Business post: A guide to pitching – how to contact bloggers

Hello all. Waaaaay back in April I wrote a post on the differences between PR and advertising. In the post I briefly mentioned pitching to bloggers, but I think it’s such an important skill (particularly as blogs are becoming one of the most influential forms of media) that many people sadly lack – it deserves its own post.

Here is a typical email I receive on almost a daily basis. If you’ve sent emails like this in the past, please don’t be offended, hurt or beat yourself up about it, but take this as an opportunity to improve your success rate with bloggers.


I’d like to tell you about my business selling X. I do this that and the other. Please could you write about my business?

Or it will be something along the lines of:

Hi there,

I’m running a competition with a totally unrelated media channel to you. Could you write a blog post about it and promote it?

So why aren’t bloggers replying and how can you fix it?

The name game

To start with, most bloggers make it very, very easy to find out what their names are. If you’re really, truly interested in a blog and want to be featured on it, start by going to its “about me” page (unless the blog is anonymous, in which case you can be forgiven) and finding out the name of the blogger.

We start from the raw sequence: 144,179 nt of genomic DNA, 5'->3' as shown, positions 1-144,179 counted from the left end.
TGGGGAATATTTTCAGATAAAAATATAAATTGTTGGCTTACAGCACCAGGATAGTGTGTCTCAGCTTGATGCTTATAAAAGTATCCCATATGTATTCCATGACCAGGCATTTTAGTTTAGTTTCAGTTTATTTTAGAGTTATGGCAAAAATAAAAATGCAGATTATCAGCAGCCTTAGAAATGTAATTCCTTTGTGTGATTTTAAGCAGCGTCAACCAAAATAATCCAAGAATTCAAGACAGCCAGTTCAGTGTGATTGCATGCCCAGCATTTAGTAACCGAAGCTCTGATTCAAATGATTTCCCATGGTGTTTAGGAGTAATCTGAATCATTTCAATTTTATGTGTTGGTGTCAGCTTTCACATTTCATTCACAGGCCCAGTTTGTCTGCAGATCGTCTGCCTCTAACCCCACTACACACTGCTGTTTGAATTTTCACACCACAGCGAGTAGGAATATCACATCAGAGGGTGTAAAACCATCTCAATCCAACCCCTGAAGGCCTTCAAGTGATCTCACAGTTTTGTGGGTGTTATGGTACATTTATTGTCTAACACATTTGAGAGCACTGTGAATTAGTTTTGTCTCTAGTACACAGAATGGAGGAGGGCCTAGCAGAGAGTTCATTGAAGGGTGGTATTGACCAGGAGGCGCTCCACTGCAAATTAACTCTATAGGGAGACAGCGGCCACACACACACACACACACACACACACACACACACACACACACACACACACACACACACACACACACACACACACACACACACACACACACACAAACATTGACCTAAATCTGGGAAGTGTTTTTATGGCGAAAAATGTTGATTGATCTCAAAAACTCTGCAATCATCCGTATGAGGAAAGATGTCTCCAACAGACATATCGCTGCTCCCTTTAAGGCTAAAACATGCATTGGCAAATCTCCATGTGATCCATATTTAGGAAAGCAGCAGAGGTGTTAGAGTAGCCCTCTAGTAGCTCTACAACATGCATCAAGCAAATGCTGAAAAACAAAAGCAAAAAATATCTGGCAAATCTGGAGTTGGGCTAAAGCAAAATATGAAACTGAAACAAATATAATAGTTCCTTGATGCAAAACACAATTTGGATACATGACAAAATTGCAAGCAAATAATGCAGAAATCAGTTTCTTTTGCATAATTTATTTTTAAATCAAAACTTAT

This isn’t necessarily an egotistical thing, it’s a matter of logic. If I receive an email that’s asking me for something that requires my time and attention and the sender hasn’t bothered to spend thirty seconds looking up my name (HINT: MY NAME IS IN MY EMAIL ADDRESS) it makes me take the whole thing less seriously. It makes me reluctant to spend time researching this person’s business and helping them to promote it when they don’t have a clue who I am – it makes me wonder if they’ll have a clue who my blog readers are too.

Unfortunately, in an extremely competitive market, there will usually (unless you have the best business idea ever) be hundreds of other vendors who do just what you do – and if they make more of an effort they will get further with publicity than you – so don’t be left behind by neglecting something as easy as a name.

The difference between blogs and magazines is that blogs aren’t faceless. While magazines might have their features writers or well-known contributors, blogs are all about the person writing them, from the personality in the articles, to the choices of images featured to… well, everything. If you don’t know the person behind it, chances are you don’t know the blog very well.

Are you selling yourself?

So you sell jewellery. Or decorations. Or you’re a planner. What’s different about your service? Why would readers of the particular blog you’re pitching to like it?

I get so many emails from people asking me to look at their work, with no description of why their business is any more suitable for Under the Vintage Veil readers than the next.

It can be really uncomfortable, bigging yourself up, but the bottom line is, if you don’t believe in your own brand and product (sounds like random buzzwords, but honestly it’s  true) then bloggers won’t either. There’s a fine line between confidence and arrogance, agreed, but the best businesses I’ve come across are run by people who believe in what they’re doing and aren’t afraid to tell you all about it.

Don’t let your self consciousness be mistaken for a lack of passion, don’t let a perfectly good business or product go unnoticed because you’re afraid to shout about it – if you’re asking someone else to promote you, promote yourself first. Sell it – so they can sell it to their readers.

What are you offering?